Who is behind that forecast?
In The Curious Science of Counting a Crowd, Rob Goodier says “when turnout implies clout, politicians and event organizers have plenty of motivation to exaggerate.”
Charles Seife, author of “Proofiness,” said New York City claims a huge number to communicate itself as “the center of the universe.”
Steve Doig, a data journalism professor, says “The size of my crowd is a measure of how wonderful I am.”
Sabrina Stierkalb of Everyday Einstein says “the biggest obstacle to getting an accurate estimate of crowd size appears to be who is doing the counting.”
The Sky is Falling.
In that article from April 16, 2018, I wrote about how one person turned a 311 person fact into a 60,000 person fiction because it is in most people’s interests to exaggerate.
So much so that people typically claim crowd sizes of 10 to 100 times the actual numbers.
Seife says we “are routinely bamboozled by phony data, bogus statistics, and bad math,” and we have the right and the obligation to ask questions about where big numbers come from.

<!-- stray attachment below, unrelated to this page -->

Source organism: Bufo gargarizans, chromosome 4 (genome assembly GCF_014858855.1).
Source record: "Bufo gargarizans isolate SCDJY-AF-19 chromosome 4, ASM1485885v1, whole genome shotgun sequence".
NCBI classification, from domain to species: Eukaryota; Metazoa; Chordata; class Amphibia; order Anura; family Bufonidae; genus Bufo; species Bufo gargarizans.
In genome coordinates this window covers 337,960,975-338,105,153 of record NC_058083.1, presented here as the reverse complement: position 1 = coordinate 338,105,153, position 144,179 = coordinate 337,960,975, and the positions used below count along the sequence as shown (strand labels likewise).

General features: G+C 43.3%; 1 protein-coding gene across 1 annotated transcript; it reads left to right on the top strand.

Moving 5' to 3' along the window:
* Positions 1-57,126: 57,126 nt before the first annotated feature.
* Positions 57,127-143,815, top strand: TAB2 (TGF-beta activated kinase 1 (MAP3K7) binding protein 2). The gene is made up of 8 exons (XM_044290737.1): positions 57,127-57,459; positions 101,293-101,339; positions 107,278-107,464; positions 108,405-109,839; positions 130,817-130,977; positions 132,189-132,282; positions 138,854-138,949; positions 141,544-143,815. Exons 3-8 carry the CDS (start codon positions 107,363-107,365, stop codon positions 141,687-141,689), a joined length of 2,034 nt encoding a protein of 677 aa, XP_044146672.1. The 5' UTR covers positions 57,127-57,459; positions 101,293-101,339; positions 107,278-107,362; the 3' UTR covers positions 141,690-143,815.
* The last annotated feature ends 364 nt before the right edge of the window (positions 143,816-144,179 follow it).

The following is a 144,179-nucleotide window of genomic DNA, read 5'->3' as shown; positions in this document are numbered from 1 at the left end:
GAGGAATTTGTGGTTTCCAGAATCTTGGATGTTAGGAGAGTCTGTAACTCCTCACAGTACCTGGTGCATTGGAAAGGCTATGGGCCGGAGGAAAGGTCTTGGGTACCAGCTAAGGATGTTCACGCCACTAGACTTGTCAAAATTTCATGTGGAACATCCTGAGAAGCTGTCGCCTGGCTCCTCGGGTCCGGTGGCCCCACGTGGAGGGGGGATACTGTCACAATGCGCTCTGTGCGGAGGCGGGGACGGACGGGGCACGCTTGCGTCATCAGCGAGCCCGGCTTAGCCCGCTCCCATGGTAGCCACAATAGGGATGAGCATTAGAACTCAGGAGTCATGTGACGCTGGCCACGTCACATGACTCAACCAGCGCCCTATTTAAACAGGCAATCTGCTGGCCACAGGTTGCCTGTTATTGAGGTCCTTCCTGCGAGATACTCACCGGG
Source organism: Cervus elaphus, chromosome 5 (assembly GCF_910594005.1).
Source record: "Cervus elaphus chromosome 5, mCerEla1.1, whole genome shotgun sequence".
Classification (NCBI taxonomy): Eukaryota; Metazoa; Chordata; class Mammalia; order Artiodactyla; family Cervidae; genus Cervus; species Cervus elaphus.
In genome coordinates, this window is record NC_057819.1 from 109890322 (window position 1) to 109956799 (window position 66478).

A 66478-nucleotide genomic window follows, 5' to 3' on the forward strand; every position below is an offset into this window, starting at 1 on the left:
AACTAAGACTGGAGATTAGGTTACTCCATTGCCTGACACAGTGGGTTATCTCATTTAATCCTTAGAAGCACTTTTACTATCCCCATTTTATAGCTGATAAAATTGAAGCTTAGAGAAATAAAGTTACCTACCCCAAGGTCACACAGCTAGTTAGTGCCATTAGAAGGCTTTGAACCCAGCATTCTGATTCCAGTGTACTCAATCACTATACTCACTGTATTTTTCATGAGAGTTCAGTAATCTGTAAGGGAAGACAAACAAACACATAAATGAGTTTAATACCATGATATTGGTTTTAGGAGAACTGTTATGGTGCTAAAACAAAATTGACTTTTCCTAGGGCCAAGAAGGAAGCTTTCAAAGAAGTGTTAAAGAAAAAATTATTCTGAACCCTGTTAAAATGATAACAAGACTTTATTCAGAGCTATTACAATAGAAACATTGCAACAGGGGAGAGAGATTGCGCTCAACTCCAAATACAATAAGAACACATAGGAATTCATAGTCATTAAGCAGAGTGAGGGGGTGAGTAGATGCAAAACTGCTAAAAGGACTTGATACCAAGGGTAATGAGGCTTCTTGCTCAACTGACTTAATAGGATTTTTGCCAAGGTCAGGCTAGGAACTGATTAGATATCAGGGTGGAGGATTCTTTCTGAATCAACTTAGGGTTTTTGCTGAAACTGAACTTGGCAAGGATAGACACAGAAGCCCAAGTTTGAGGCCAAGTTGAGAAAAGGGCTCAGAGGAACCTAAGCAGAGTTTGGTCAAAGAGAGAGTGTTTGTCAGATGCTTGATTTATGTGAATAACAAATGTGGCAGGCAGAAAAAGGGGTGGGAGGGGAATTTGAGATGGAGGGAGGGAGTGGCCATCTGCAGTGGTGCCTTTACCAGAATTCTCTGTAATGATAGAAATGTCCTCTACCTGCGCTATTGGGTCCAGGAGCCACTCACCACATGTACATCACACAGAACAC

Scientists measure crowds by density per square meter or square yard. Draw a square 3 feet on a side and see how many of your friends or colleagues can stand inside it. They must be fully inside, and not spilling over the edges because your square will be surrounded by other squares.
Herbert Jacobs, a Berkeley professor and the father of grid-based crowd measurement, said 1 person per square meter is a loose crowd, 2 is a solid crowd, and 4 is a very dense crowd, or what he calls “mosh pit density.”
Scientists say Times Square is approximately 17,000 square yards.
That’s about two city blocks in Manhattan. Let’s round that up to 20,000 square yards to keep the math simple. At mosh pit density, the total number that can fit in that area is about 80,000 people.
Organizers will rightfully claim there will be people on perches and hanging out of windows, so let’s double it to 160,000. This already-inflated and rounded-up number renders the claim of 2 million outrageous and unbelievable. The only way to get 2 million people into Times Square is to get ten layers of people standing on each other’s shoulders.
You will be the center of attention tonight when you tell your friends what you know about estimating the size of crowds.P